Wednesday, January 06, 2010

Health service is not as sickly as we are told

I've been waiting for someone to do this for a while. The Irish Times journalist Sarah Carey writes a story about her positive personal experience with the public health service. The article highlights the high standard that the Irish health care system has reached and offers noteworthy suggestions as to why public perception is misconceived.

Its always nice to see a journalist write the truth and enlighten, rather than pander to their readers. It's a pity its so rare.

I wonder if the Irish appetite is more sickly than we're told?

13 comments:

Liam Delaney said...

Though this is a sample size of one Peter (two if we count you) so let's not get too carried away.

I think the point you raise is a good one though about what standards we expect from the health services. There is no such thing as an absolute measure of "good" or "bad" so a lot of the public debate becomes an argument with hidden thresholds built in. Gary King, who developed vignettes for stats applications, has recently been arguing that a conceptual framework based on vignettes should be used for clarifying debates in these types of areas.

Kevin Denny said...

I haven't read the article beyond the first line but as Liam indicates it is an anecdote and therefore, I would say, useless. In fact worse than useless because people may think you can infer something from it when you cannot & the journalist in this case is someone I have a lot of respect for. I am sure one could also line up people who could give you horror stories. Where does that leave us?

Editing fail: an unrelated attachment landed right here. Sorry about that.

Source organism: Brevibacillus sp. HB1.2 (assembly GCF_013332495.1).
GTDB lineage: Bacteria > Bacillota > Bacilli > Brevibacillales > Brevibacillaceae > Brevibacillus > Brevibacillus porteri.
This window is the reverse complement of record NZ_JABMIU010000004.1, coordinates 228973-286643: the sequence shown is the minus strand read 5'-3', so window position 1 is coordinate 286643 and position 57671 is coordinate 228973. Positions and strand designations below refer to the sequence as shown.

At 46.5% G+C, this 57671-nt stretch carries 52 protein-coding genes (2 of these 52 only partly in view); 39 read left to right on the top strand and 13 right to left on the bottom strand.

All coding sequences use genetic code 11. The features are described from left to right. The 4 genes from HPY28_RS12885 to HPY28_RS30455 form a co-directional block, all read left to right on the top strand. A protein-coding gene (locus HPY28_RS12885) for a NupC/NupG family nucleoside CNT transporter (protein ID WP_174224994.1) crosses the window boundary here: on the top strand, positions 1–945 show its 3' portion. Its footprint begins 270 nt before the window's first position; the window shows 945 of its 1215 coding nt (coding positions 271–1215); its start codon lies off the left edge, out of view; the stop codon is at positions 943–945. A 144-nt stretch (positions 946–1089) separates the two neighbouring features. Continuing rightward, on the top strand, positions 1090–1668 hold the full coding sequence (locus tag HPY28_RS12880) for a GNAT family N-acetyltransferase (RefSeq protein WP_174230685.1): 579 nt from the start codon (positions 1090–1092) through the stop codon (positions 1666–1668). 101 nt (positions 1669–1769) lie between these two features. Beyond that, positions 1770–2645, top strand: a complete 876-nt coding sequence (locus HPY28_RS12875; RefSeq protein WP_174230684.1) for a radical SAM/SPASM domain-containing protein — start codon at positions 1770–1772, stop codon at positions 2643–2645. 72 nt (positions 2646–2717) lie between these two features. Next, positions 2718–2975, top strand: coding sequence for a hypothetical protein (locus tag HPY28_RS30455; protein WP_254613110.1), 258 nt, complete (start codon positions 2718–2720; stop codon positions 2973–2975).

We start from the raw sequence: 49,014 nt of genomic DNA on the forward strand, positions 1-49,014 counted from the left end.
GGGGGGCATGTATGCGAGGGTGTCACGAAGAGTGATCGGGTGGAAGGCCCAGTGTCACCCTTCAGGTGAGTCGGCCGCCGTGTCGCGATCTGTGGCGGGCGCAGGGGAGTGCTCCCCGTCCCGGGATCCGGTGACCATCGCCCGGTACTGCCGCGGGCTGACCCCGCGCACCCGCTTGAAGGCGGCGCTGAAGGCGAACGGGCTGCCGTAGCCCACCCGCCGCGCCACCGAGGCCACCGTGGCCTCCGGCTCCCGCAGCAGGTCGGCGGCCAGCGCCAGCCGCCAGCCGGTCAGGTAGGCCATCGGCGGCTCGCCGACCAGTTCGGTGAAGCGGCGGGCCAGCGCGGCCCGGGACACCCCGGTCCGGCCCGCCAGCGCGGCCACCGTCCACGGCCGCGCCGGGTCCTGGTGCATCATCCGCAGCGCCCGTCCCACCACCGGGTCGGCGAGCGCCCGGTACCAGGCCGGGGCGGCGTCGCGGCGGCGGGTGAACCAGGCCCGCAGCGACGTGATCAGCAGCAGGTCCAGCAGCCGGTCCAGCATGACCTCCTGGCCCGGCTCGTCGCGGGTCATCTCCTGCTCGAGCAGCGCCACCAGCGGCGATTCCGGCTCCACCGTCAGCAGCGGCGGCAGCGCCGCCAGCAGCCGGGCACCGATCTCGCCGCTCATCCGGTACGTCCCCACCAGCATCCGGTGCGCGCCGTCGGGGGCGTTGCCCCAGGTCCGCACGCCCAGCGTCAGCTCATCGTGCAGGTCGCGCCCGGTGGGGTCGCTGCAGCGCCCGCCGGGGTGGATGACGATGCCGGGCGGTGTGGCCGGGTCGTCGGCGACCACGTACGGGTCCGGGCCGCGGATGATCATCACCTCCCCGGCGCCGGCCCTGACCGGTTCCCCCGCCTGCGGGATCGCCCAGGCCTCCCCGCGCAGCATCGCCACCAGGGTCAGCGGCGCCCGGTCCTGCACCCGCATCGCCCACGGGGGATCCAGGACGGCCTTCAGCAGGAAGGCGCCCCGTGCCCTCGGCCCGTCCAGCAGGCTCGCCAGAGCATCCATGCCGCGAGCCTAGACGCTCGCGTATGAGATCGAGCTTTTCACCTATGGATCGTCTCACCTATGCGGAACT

The problem with medicine (& this is one reason why I wouldn't do research on health services) is that people have very visceral feelings about it. You come into contact with the system when you or a loved one is unwell.
If a death is involved then feelings are obviously stronger. So whether you have a good or bad experience it is impossible to discount it, no amount of stats will cause you to change your mind. A similar issue arises with education though its not as bad.
So I was admitted to A&E a couple of years ago. It was all a bit traumatic (don't worry folks I'm fine, false alarm) but because I was looked after pretty well I have a rather benign view of the system: I can't get it out of my head (as I believe Kylie put it).